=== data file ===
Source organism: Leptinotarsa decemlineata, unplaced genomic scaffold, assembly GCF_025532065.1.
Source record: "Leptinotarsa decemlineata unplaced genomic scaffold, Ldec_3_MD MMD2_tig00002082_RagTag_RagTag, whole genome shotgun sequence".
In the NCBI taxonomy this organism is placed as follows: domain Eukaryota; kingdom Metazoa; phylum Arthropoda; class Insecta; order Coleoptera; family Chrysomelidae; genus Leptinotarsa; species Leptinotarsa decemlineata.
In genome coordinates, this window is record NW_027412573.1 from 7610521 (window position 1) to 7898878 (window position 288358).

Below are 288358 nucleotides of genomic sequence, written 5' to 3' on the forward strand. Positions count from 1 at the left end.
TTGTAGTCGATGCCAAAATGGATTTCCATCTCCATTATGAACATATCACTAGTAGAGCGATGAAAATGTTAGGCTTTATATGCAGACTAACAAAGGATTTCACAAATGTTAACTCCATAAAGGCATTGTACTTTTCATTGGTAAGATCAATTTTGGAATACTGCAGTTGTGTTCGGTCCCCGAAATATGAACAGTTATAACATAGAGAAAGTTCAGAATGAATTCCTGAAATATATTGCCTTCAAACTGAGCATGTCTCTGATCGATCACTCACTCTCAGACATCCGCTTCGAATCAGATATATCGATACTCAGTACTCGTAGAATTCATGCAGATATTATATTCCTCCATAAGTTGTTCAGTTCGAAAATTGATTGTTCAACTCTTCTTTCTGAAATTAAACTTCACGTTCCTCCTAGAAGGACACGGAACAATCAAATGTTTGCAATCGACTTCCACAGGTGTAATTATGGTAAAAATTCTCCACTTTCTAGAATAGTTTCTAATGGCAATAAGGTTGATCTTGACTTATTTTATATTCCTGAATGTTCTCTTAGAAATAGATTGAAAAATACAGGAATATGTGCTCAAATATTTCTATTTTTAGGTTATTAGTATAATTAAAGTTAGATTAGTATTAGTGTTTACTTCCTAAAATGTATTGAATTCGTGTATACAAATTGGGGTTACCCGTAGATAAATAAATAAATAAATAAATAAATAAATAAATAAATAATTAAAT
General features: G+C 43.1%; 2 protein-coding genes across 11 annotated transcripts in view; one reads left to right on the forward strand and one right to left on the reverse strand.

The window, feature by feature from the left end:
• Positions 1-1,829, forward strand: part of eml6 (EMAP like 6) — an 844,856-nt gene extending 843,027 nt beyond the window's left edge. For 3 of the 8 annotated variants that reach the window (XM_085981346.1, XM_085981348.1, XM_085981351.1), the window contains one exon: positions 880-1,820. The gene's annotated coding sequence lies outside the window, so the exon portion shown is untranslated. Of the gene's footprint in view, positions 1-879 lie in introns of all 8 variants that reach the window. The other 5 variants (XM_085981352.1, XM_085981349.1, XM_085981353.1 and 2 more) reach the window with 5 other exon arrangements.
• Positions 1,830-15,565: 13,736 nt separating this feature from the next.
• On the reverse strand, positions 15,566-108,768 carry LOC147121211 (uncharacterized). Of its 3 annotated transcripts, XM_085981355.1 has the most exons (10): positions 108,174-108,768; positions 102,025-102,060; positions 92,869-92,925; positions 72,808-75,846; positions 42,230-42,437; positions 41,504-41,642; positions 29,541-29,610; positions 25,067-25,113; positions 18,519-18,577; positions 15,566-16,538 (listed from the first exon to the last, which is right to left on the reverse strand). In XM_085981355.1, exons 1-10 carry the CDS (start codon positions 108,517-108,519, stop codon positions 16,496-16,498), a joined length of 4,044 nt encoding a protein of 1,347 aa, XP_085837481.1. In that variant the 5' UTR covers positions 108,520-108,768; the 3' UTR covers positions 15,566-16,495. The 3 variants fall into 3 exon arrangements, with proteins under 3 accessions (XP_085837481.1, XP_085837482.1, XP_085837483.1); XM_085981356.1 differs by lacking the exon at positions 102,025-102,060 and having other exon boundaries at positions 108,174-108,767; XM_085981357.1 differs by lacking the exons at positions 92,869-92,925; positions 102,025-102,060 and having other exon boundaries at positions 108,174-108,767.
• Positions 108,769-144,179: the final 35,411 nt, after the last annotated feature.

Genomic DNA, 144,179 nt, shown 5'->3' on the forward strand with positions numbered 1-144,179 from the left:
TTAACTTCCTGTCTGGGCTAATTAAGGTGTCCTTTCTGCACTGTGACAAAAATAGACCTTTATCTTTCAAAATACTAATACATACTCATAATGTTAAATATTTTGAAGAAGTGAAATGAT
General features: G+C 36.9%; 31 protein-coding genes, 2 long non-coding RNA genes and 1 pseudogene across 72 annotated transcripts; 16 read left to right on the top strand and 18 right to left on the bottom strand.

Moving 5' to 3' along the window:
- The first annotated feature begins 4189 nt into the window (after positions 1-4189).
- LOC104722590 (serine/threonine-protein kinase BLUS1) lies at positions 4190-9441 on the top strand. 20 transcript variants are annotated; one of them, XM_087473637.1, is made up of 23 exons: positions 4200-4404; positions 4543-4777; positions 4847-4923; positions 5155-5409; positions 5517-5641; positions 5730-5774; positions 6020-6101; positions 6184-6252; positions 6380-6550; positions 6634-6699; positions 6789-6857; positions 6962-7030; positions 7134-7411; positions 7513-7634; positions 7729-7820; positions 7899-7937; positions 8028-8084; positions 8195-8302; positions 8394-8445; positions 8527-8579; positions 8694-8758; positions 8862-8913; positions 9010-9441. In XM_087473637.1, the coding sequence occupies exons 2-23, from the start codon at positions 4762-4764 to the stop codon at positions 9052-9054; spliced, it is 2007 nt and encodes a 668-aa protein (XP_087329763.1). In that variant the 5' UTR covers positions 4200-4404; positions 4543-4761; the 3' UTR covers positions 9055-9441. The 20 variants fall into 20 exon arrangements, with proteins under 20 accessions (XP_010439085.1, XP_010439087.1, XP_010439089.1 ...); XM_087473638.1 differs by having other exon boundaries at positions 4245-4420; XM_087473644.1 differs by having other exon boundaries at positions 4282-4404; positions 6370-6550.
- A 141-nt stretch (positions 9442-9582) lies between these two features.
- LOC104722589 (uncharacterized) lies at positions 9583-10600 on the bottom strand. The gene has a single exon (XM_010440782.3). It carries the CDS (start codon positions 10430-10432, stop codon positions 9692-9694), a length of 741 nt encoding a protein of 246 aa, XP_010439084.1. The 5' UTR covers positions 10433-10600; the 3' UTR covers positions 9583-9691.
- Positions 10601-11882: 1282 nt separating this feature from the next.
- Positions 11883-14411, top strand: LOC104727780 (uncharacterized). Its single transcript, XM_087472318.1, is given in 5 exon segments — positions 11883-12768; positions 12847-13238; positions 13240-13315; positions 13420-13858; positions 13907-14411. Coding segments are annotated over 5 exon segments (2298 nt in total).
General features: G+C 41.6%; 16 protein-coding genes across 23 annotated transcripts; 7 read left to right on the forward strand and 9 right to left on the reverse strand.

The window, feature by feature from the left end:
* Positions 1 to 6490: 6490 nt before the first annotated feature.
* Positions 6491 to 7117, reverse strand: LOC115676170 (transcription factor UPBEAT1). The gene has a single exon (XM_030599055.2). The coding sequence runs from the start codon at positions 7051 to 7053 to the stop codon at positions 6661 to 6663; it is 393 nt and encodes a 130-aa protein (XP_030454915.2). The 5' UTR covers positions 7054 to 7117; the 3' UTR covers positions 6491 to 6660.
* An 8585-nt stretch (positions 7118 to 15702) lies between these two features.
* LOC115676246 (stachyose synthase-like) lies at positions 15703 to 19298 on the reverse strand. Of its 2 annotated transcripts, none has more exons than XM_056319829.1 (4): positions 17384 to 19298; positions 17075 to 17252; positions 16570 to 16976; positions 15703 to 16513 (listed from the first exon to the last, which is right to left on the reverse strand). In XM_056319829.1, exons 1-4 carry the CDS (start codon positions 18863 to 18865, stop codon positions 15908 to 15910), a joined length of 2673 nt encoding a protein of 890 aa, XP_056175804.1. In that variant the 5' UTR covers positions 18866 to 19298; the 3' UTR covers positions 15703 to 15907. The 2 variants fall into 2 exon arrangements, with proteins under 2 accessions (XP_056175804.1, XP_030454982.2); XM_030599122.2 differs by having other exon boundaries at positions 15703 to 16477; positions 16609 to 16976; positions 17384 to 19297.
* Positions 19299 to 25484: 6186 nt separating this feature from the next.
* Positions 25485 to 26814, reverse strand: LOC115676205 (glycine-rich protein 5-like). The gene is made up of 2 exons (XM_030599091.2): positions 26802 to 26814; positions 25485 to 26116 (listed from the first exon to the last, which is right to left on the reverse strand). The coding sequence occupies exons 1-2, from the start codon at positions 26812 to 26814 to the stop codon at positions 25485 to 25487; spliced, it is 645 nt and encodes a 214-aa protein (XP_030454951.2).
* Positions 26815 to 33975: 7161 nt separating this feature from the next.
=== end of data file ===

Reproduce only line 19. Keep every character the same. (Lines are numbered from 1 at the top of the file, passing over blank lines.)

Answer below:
- A 141-nt stretch (positions 9442-9582) lies between these two features.